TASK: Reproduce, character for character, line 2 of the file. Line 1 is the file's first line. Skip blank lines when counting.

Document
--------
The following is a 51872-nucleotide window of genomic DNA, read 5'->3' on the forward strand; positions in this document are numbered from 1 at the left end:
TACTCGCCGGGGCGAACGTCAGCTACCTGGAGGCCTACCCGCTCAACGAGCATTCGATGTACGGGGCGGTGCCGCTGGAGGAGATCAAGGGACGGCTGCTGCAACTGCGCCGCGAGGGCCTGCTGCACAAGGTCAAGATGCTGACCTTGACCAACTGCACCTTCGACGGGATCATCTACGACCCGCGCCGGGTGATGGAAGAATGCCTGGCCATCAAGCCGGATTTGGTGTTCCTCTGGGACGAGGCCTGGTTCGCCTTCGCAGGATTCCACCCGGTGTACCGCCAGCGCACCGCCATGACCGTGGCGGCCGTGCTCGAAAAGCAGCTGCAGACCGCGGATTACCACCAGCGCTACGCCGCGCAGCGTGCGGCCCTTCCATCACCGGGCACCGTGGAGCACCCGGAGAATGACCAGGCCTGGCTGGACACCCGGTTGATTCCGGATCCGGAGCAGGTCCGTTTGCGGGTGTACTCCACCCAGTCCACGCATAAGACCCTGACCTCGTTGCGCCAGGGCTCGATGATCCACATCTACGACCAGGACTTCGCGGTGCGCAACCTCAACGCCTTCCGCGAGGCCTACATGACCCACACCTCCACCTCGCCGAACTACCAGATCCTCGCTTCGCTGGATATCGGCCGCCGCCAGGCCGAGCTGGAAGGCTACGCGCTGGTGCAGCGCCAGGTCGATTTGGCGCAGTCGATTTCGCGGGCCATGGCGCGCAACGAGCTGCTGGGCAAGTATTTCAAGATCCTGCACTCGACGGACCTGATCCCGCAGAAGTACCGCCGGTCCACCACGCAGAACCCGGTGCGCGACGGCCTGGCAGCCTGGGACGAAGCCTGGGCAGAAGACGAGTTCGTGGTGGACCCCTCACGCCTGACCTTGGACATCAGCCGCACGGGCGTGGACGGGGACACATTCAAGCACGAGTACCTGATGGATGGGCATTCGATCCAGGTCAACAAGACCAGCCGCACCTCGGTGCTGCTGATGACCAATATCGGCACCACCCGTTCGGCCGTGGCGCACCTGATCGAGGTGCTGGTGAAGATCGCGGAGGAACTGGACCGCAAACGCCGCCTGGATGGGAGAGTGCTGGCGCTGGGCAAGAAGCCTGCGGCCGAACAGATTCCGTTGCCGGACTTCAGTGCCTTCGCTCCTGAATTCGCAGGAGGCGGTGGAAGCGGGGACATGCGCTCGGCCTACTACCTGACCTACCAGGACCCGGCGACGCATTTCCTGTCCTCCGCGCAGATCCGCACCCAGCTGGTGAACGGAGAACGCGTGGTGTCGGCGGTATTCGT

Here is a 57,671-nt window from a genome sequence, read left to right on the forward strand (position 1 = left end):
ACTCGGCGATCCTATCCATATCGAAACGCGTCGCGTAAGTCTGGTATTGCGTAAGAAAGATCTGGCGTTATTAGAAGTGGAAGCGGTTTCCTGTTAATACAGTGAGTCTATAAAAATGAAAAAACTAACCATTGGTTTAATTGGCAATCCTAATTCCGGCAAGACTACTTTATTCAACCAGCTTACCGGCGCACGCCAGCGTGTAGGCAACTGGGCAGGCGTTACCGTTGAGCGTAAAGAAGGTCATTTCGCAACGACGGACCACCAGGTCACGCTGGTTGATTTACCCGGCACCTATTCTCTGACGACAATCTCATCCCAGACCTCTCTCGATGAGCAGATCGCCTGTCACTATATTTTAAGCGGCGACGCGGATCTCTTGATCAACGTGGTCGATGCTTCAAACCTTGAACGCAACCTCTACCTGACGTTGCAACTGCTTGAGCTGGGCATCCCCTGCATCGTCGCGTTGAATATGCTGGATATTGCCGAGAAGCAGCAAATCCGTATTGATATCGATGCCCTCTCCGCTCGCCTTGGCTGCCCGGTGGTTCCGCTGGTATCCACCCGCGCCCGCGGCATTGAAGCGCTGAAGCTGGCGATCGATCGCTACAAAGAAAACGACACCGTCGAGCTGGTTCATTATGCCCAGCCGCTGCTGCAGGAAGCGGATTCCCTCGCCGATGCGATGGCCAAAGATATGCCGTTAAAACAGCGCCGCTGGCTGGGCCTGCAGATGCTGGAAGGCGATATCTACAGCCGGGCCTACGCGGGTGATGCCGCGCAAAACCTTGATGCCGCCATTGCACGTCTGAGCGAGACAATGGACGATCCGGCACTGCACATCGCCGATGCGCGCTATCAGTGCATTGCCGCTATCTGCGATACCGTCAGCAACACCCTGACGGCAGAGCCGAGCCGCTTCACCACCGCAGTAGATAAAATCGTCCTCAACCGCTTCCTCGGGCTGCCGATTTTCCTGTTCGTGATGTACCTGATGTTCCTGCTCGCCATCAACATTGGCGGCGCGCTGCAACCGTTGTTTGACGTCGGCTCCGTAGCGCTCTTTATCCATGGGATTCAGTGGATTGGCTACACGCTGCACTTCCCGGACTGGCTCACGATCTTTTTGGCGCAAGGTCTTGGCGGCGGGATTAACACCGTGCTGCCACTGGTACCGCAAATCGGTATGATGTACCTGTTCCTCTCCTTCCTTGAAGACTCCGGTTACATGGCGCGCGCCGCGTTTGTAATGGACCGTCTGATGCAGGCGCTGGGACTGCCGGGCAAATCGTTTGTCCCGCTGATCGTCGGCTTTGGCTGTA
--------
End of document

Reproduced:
TACTCGCCGGGGCGAACGTCAGCTACCTGGAGGCCTACCCGCTCAACGAGCATTCGATGTACGGGGCGGTGCCGCTGGAGGAGATCAAGGGACGGCTGCTGCAACTGCGCCGCGAGGGCCTGCTGCACAAGGTCAAGATGCTGACCTTGACCAACTGCACCTTCGACGGGATCATCTACGACCCGCGCCGGGTGATGGAAGAATGCCTGGCCATCAAGCCGGATTTGGTGTTCCTCTGGGACGAGGCCTGGTTCGCCTTCGCAGGATTCCACCCGGTGTACCGCCAGCGCACCGCCATGACCGTGGCGGCCGTGCTCGAAAAGCAGCTGCAGACCGCGGATTACCACCAGCGCTACGCCGCGCAGCGTGCGGCCCTTCCATCACCGGGCACCGTGGAGCACCCGGAGAATGACCAGGCCTGGCTGGACACCCGGTTGATTCCGGATCCGGAGCAGGTCCGTTTGCGGGTGTACTCCACCCAGTCCACGCATAAGACCCTGACCTCGTTGCGCCAGGGCTCGATGATCCACATCTACGACCAGGACTTCGCGGTGCGCAACCTCAACGCCTTCCGCGAGGCCTACATGACCCACACCTCCACCTCGCCGAACTACCAGATCCTCGCTTCGCTGGATATCGGCCGCCGCCAGGCCGAGCTGGAAGGCTACGCGCTGGTGCAGCGCCAGGTCGATTTGGCGCAGTCGATTTCGCGGGCCATGGCGCGCAACGAGCTGCTGGGCAAGTATTTCAAGATCCTGCACTCGACGGACCTGATCCCGCAGAAGTACCGCCGGTCCACCACGCAGAACCCGGTGCGCGACGGCCTGGCAGCCTGGGACGAAGCCTGGGCAGAAGACGAGTTCGTGGTGGACCCCTCACGCCTGACCTTGGACATCAGCCGCACGGGCGTGGACGGGGACACATTCAAGCACGAGTACCTGATGGATGGGCATTCGATCCAGGTCAACAAGACCAGCCGCACCTCGGTGCTGCTGATGACCAATATCGGCACCACCCGTTCGGCCGTGGCGCACCTGATCGAGGTGCTGGTGAAGATCGCGGAGGAACTGGACCGCAAACGCCGCCTGGATGGGAGAGTGCTGGCGCTGGGCAAGAAGCCTGCGGCCGAACAGATTCCGTTGCCGGACTTCAGTGCCTTCGCTCCTGAATTCGCAGGAGGCGGTGGAAGCGGGGACATGCGCTCGGCCTACTACCTGACCTACCAGGACCCGGCGACGCATTTCCTGTCCTCCGCGCAGATCCGCACCCAGCTGGTGAACGGAGAACGCGTGGTGTCGGCGGTATTCGT